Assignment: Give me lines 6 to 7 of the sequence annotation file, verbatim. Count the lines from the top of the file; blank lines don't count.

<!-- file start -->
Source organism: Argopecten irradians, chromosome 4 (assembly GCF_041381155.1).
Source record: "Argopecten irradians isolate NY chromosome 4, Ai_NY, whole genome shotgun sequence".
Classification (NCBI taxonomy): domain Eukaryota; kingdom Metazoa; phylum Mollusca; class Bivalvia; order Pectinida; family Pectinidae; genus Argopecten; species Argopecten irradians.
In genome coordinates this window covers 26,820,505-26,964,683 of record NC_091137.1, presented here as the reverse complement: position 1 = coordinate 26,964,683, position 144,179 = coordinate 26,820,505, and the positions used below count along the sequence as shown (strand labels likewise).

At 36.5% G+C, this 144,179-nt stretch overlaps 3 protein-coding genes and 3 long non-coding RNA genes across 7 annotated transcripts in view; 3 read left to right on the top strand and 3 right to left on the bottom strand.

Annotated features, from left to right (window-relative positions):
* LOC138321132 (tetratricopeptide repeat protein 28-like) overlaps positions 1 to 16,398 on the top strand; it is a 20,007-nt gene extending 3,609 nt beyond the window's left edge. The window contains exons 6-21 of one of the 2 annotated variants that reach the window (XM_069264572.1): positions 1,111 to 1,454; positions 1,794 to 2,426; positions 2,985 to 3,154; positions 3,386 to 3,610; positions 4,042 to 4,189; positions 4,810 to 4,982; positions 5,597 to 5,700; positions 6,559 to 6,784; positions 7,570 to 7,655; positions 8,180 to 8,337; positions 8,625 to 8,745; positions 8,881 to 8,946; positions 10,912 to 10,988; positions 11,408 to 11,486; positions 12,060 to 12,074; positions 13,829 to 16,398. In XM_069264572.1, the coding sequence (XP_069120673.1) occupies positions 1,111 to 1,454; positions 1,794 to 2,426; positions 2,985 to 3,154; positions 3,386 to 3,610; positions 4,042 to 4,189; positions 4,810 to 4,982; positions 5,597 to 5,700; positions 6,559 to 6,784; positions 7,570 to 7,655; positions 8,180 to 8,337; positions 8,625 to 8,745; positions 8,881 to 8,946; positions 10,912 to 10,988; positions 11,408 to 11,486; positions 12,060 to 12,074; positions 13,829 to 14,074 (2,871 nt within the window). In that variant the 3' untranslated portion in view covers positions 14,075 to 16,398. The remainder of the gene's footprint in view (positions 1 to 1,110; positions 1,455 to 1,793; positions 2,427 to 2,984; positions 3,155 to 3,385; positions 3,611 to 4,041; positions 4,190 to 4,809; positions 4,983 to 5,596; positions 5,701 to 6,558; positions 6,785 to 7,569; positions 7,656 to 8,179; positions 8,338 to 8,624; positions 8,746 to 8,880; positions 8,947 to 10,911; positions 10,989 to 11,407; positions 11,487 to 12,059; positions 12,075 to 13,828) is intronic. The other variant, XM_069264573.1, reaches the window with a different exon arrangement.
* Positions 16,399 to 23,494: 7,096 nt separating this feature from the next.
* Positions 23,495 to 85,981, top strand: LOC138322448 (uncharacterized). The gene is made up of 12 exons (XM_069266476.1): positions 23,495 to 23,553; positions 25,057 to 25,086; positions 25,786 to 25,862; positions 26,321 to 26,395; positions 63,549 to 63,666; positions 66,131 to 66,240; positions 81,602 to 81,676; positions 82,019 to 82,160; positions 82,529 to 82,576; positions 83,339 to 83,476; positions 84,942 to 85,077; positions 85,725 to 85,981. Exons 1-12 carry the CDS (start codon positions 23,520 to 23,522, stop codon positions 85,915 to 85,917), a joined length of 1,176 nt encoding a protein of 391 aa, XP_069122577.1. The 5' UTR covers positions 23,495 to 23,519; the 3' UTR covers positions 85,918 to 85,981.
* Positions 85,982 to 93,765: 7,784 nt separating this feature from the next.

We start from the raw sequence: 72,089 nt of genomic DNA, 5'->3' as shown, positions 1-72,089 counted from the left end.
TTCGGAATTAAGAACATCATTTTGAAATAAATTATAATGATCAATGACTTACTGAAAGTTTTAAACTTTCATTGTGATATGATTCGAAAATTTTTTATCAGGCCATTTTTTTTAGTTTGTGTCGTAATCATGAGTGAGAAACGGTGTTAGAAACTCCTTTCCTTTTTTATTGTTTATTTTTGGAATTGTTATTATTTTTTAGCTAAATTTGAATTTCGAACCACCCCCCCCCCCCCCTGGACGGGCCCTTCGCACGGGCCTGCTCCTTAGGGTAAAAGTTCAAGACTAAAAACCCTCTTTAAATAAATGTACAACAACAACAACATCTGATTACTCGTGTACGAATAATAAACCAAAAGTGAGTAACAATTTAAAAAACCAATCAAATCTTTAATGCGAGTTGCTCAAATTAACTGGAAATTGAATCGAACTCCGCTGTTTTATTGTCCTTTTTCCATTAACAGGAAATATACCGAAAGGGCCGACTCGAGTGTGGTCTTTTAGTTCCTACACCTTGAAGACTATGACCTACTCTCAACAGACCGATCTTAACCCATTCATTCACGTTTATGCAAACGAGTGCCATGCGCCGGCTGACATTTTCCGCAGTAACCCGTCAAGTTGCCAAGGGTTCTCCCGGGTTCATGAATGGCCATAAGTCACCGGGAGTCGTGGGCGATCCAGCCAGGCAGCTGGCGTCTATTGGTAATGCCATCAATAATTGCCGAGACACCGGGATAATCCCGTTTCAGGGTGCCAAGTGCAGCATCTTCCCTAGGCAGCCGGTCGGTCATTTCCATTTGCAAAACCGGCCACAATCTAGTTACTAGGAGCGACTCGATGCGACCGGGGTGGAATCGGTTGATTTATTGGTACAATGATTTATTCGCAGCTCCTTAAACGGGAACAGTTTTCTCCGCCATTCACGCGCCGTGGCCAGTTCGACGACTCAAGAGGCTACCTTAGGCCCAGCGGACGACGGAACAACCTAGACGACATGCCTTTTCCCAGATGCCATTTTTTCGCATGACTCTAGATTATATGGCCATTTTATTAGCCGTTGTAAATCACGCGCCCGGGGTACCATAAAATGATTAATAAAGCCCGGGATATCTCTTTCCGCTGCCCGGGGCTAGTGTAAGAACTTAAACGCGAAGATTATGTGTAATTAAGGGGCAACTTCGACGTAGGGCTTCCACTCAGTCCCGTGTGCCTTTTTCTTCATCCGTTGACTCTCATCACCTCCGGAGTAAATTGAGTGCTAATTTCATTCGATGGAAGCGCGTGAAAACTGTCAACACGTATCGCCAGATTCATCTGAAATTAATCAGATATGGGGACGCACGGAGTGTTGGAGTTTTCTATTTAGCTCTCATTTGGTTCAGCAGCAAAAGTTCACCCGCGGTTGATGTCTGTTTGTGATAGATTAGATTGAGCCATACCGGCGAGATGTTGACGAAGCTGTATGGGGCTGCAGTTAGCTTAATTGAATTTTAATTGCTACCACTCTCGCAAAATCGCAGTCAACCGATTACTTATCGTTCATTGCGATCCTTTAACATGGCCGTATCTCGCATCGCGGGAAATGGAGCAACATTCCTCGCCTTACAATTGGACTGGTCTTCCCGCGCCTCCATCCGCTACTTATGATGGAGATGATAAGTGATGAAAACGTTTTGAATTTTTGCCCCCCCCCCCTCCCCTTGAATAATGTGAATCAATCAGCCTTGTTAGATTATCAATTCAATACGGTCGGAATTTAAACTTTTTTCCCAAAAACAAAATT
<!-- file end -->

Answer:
Annotated features, from left to right (window-relative positions):
* LOC138321132 (tetratricopeptide repeat protein 28-like) overlaps positions 1 to 16,398 on the top strand; it is a 20,007-nt gene extending 3,609 nt beyond the window's left edge. The window contains exons 6-21 of one of the 2 annotated variants that reach the window (XM_069264572.1): positions 1,111 to 1,454; positions 1,794 to 2,426; positions 2,985 to 3,154; positions 3,386 to 3,610; positions 4,042 to 4,189; positions 4,810 to 4,982; positions 5,597 to 5,700; positions 6,559 to 6,784; positions 7,570 to 7,655; positions 8,180 to 8,337; positions 8,625 to 8,745; positions 8,881 to 8,946; positions 10,912 to 10,988; positions 11,408 to 11,486; positions 12,060 to 12,074; positions 13,829 to 16,398. In XM_069264572.1, the coding sequence (XP_069120673.1) occupies positions 1,111 to 1,454; positions 1,794 to 2,426; positions 2,985 to 3,154; positions 3,386 to 3,610; positions 4,042 to 4,189; positions 4,810 to 4,982; positions 5,597 to 5,700; positions 6,559 to 6,784; positions 7,570 to 7,655; positions 8,180 to 8,337; positions 8,625 to 8,745; positions 8,881 to 8,946; positions 10,912 to 10,988; positions 11,408 to 11,486; positions 12,060 to 12,074; positions 13,829 to 14,074 (2,871 nt within the window). In that variant the 3' untranslated portion in view covers positions 14,075 to 16,398. The remainder of the gene's footprint in view (positions 1 to 1,110; positions 1,455 to 1,793; positions 2,427 to 2,984; positions 3,155 to 3,385; positions 3,611 to 4,041; positions 4,190 to 4,809; positions 4,983 to 5,596; positions 5,701 to 6,558; positions 6,785 to 7,569; positions 7,656 to 8,179; positions 8,338 to 8,624; positions 8,746 to 8,880; positions 8,947 to 10,911; positions 10,989 to 11,407; positions 11,487 to 12,059; positions 12,075 to 13,828) is intronic. The other variant, XM_069264573.1, reaches the window with a different exon arrangement.